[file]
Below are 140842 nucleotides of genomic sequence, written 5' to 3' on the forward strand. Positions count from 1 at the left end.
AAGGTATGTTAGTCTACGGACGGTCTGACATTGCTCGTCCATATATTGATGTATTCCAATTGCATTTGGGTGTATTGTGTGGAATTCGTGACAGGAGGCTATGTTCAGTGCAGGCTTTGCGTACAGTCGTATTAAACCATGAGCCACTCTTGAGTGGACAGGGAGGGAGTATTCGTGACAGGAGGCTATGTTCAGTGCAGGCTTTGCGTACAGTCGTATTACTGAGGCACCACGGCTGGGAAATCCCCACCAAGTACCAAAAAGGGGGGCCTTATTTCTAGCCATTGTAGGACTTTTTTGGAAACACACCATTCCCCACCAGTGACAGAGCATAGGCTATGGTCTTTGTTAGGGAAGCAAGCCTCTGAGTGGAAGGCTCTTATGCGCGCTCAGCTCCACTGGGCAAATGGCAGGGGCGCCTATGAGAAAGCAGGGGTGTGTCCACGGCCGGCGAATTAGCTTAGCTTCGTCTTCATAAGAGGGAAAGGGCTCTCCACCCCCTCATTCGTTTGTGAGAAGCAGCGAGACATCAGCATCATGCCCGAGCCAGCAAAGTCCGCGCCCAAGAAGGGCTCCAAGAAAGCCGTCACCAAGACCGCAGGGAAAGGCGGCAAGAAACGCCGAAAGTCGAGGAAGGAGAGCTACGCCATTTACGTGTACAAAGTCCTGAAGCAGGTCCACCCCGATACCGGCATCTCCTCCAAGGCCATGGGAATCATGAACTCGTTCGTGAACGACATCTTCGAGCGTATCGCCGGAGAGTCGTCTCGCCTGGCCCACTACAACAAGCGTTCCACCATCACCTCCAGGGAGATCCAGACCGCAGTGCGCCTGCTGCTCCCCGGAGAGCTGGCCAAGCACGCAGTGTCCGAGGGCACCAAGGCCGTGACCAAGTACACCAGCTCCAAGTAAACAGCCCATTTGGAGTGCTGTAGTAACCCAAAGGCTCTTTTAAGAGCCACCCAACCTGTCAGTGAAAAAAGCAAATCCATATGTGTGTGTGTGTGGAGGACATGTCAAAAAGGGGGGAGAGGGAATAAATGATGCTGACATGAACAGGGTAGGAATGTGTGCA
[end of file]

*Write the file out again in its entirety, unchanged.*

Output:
Below are 140842 nucleotides of genomic sequence, written 5' to 3' on the forward strand. Positions count from 1 at the left end.
AAGGTATGTTAGTCTACGGACGGTCTGACATTGCTCGTCCATATATTGATGTATTCCAATTGCATTTGGGTGTATTGTGTGGAATTCGTGACAGGAGGCTATGTTCAGTGCAGGCTTTGCGTACAGTCGTATTAAACCATGAGCCACTCTTGAGTGGACAGGGAGGGAGTATTCGTGACAGGAGGCTATGTTCAGTGCAGGCTTTGCGTACAGTCGTATTACTGAGGCACCACGGCTGGGAAATCCCCACCAAGTACCAAAAAGGGGGGCCTTATTTCTAGCCATTGTAGGACTTTTTTGGAAACACACCATTCCCCACCAGTGACAGAGCATAGGCTATGGTCTTTGTTAGGGAAGCAAGCCTCTGAGTGGAAGGCTCTTATGCGCGCTCAGCTCCACTGGGCAAATGGCAGGGGCGCCTATGAGAAAGCAGGGGTGTGTCCACGGCCGGCGAATTAGCTTAGCTTCGTCTTCATAAGAGGGAAAGGGCTCTCCACCCCCTCATTCGTTTGTGAGAAGCAGCGAGACATCAGCATCATGCCCGAGCCAGCAAAGTCCGCGCCCAAGAAGGGCTCCAAGAAAGCCGTCACCAAGACCGCAGGGAAAGGCGGCAAGAAACGCCGAAAGTCGAGGAAGGAGAGCTACGCCATTTACGTGTACAAAGTCCTGAAGCAGGTCCACCCCGATACCGGCATCTCCTCCAAGGCCATGGGAATCATGAACTCGTTCGTGAACGACATCTTCGAGCGTATCGCCGGAGAGTCGTCTCGCCTGGCCCACTACAACAAGCGTTCCACCATCACCTCCAGGGAGATCCAGACCGCAGTGCGCCTGCTGCTCCCCGGAGAGCTGGCCAAGCACGCAGTGTCCGAGGGCACCAAGGCCGTGACCAAGTACACCAGCTCCAAGTAAACAGCCCATTTGGAGTGCTGTAGTAACCCAAAGGCTCTTTTAAGAGCCACCCAACCTGTCAGTGAAAAAAGCAAATCCATATGTGTGTGTGTGTGGAGGACATGTCAAAAAGGGGGGAGAGGGAATAAATGATGCTGACATGAACAGGGTAGGAATGTGTGCA